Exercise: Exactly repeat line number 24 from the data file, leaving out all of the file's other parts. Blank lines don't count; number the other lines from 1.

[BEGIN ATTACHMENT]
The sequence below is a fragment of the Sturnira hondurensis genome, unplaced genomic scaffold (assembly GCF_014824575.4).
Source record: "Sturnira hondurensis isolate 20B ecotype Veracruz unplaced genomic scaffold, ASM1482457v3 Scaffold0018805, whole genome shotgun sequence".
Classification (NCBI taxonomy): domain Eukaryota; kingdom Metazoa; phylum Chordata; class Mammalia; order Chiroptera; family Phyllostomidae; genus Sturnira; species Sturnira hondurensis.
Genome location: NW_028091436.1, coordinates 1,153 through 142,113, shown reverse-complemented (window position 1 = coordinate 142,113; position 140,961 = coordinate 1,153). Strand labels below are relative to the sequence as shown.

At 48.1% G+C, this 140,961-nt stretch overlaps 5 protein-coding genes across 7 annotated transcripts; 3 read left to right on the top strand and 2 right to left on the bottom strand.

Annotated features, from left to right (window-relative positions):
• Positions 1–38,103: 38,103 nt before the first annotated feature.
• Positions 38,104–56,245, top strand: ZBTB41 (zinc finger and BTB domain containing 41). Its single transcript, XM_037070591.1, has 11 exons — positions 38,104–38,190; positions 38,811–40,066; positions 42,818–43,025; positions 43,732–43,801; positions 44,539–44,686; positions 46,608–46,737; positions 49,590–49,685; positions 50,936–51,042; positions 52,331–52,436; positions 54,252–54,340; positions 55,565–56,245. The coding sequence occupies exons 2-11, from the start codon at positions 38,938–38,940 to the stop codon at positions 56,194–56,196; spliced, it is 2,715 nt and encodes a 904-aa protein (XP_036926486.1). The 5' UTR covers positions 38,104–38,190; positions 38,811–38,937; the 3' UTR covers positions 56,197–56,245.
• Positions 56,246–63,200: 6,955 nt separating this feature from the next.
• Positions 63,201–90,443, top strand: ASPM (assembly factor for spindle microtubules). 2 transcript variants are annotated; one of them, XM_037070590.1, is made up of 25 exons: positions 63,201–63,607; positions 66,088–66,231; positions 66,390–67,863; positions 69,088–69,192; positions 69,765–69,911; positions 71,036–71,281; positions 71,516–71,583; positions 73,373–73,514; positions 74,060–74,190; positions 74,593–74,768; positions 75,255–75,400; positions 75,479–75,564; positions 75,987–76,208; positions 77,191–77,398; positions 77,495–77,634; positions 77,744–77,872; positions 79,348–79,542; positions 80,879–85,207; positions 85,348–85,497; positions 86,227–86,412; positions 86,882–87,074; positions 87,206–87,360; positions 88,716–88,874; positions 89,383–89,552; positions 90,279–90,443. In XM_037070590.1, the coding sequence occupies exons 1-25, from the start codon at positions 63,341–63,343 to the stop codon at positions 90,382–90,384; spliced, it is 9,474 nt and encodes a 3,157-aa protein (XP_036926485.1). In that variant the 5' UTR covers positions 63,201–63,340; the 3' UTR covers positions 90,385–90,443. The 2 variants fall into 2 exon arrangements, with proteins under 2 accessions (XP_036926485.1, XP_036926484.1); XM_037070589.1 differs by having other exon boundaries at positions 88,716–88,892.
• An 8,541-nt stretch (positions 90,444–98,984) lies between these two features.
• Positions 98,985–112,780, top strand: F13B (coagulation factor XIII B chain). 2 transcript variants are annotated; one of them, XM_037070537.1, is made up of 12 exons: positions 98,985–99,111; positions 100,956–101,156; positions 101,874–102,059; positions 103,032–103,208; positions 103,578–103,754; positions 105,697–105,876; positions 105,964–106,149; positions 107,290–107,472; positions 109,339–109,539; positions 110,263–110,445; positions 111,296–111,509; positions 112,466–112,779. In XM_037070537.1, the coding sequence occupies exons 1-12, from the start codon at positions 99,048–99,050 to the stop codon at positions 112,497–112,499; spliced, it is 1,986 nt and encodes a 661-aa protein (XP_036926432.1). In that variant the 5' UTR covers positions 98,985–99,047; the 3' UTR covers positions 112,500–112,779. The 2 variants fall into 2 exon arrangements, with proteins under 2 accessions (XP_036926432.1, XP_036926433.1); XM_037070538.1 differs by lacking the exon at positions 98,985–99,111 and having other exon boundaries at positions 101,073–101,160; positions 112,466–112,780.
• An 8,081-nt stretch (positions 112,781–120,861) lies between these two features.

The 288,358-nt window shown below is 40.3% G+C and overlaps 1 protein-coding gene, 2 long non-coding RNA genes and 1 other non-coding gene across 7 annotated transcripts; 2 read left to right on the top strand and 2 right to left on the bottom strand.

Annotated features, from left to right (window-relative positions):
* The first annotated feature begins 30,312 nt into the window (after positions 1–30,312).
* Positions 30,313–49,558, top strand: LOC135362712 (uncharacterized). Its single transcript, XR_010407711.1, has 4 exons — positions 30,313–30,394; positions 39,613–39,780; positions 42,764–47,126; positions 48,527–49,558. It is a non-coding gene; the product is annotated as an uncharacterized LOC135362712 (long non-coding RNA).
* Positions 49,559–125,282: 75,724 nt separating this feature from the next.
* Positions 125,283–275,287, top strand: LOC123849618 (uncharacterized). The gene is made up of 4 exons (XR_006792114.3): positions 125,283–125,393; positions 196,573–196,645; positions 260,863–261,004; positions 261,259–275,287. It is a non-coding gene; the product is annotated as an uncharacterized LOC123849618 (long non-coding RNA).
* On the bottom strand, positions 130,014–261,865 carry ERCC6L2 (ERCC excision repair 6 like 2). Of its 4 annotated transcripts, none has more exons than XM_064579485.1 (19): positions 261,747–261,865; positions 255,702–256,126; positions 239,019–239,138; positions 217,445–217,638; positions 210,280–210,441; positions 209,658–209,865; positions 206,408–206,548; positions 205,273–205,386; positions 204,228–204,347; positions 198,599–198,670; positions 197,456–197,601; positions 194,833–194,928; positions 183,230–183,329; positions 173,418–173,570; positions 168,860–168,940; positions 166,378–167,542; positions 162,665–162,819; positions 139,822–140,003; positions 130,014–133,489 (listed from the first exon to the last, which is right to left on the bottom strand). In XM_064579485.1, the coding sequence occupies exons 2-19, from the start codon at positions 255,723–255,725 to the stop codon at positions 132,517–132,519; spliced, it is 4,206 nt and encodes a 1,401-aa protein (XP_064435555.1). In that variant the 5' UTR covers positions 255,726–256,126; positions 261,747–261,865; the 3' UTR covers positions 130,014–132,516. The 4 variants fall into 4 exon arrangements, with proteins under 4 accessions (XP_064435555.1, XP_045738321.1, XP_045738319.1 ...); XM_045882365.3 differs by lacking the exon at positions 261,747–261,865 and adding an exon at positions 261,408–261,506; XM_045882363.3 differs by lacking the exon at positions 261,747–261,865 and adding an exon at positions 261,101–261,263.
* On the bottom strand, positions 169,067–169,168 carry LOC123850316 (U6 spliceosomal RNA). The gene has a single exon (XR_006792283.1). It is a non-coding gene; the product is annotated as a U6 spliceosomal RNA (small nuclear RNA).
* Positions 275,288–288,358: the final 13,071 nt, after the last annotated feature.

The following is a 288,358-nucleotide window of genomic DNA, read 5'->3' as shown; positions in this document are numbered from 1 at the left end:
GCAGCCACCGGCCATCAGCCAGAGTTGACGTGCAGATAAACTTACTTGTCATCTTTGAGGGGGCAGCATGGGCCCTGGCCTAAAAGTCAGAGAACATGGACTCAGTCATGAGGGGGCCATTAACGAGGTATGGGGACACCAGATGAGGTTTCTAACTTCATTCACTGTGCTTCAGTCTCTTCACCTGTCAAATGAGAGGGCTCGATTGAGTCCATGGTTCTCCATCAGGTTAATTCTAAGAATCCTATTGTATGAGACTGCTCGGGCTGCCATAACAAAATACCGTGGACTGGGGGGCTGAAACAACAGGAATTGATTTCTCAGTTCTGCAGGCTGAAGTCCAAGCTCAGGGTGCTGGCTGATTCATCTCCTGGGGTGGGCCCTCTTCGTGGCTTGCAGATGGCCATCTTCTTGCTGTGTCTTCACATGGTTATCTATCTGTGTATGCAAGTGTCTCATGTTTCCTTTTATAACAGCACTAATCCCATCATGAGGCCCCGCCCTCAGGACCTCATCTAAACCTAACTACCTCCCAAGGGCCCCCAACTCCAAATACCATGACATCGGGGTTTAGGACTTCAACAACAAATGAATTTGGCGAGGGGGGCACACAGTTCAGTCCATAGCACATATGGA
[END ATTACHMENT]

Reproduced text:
GCAGCCACCGGCCATCAGCCAGAGTTGACGTGCAGATAAACTTACTTGTCATCTTTGAGGGGGCAGCATGGGCCCTGGCCTAAAAGTCAGAGAACATGGACTCAGTCATGAGGGGGCCATTAACGAGGTATGGGGACACCAGATGAGGTTTCTAACTTCATTCACTGTGCTTCAGTCTCTTCACCTGTCAAATGAGAGGGCTCGATTGAGTCCATGGTTCTCCATCAGGTTAATTCTAAGAATCCTATTGTATGAGACTGCTCGGGCTGCCATAACAAAATACCGTGGACTGGGGGGCTGAAACAACAGGAATTGATTTCTCAGTTCTGCAGGCTGAAGTCCAAGCTCAGGGTGCTGGCTGATTCATCTCCTGGGGTGGGCCCTCTTCGTGGCTTGCAGATGGCCATCTTCTTGCTGTGTCTTCACATGGTTATCTATCTGTGTATGCAAGTGTCTCATGTTTCCTTTTATAACAGCACTAATCCCATCATGAGGCCCCGCCCTCAGGACCTCATCTAAACCTAACTACCTCCCAAGGGCCCCCAACTCCAAATACCATGACATCGGGGTTTAGGACTTCAACAACAAATGAATTTGGCGAGGGGGGCACACAGTTCAGTCCATAGCACATATGGA